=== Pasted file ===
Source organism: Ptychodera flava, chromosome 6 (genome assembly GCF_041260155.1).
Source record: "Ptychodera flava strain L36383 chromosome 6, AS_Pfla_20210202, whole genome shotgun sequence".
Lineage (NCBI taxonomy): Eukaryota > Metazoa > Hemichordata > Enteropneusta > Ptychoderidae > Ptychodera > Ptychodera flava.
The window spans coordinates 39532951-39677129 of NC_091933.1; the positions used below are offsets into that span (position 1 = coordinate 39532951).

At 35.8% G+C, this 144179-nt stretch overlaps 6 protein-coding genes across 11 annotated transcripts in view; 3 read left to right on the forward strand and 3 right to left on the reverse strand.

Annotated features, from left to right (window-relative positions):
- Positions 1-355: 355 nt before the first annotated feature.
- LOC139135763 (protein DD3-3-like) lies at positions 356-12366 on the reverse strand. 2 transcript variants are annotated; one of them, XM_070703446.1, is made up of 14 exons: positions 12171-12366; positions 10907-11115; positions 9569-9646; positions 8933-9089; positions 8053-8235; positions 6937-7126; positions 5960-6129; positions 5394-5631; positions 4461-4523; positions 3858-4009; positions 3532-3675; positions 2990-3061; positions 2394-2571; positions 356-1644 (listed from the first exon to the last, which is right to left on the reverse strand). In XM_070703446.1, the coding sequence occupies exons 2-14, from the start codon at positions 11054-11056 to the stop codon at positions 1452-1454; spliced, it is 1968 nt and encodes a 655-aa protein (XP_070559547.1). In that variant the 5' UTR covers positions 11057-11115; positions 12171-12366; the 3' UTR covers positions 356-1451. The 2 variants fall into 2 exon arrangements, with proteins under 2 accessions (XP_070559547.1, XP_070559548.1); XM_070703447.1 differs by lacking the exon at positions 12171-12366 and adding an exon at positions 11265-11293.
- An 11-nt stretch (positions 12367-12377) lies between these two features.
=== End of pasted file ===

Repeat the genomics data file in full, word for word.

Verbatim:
Source organism: Ptychodera flava, chromosome 6 (genome assembly GCF_041260155.1).
Source record: "Ptychodera flava strain L36383 chromosome 6, AS_Pfla_20210202, whole genome shotgun sequence".
Lineage (NCBI taxonomy): Eukaryota > Metazoa > Hemichordata > Enteropneusta > Ptychoderidae > Ptychodera > Ptychodera flava.
The window spans coordinates 39532951-39677129 of NC_091933.1; the positions used below are offsets into that span (position 1 = coordinate 39532951).

At 35.8% G+C, this 144179-nt stretch overlaps 6 protein-coding genes across 11 annotated transcripts in view; 3 read left to right on the forward strand and 3 right to left on the reverse strand.

Annotated features, from left to right (window-relative positions):
- Positions 1-355: 355 nt before the first annotated feature.
- LOC139135763 (protein DD3-3-like) lies at positions 356-12366 on the reverse strand. 2 transcript variants are annotated; one of them, XM_070703446.1, is made up of 14 exons: positions 12171-12366; positions 10907-11115; positions 9569-9646; positions 8933-9089; positions 8053-8235; positions 6937-7126; positions 5960-6129; positions 5394-5631; positions 4461-4523; positions 3858-4009; positions 3532-3675; positions 2990-3061; positions 2394-2571; positions 356-1644 (listed from the first exon to the last, which is right to left on the reverse strand). In XM_070703446.1, the coding sequence occupies exons 2-14, from the start codon at positions 11054-11056 to the stop codon at positions 1452-1454; spliced, it is 1968 nt and encodes a 655-aa protein (XP_070559547.1). In that variant the 5' UTR covers positions 11057-11115; positions 12171-12366; the 3' UTR covers positions 356-1451. The 2 variants fall into 2 exon arrangements, with proteins under 2 accessions (XP_070559547.1, XP_070559548.1); XM_070703447.1 differs by lacking the exon at positions 12171-12366 and adding an exon at positions 11265-11293.
- An 11-nt stretch (positions 12367-12377) lies between these two features.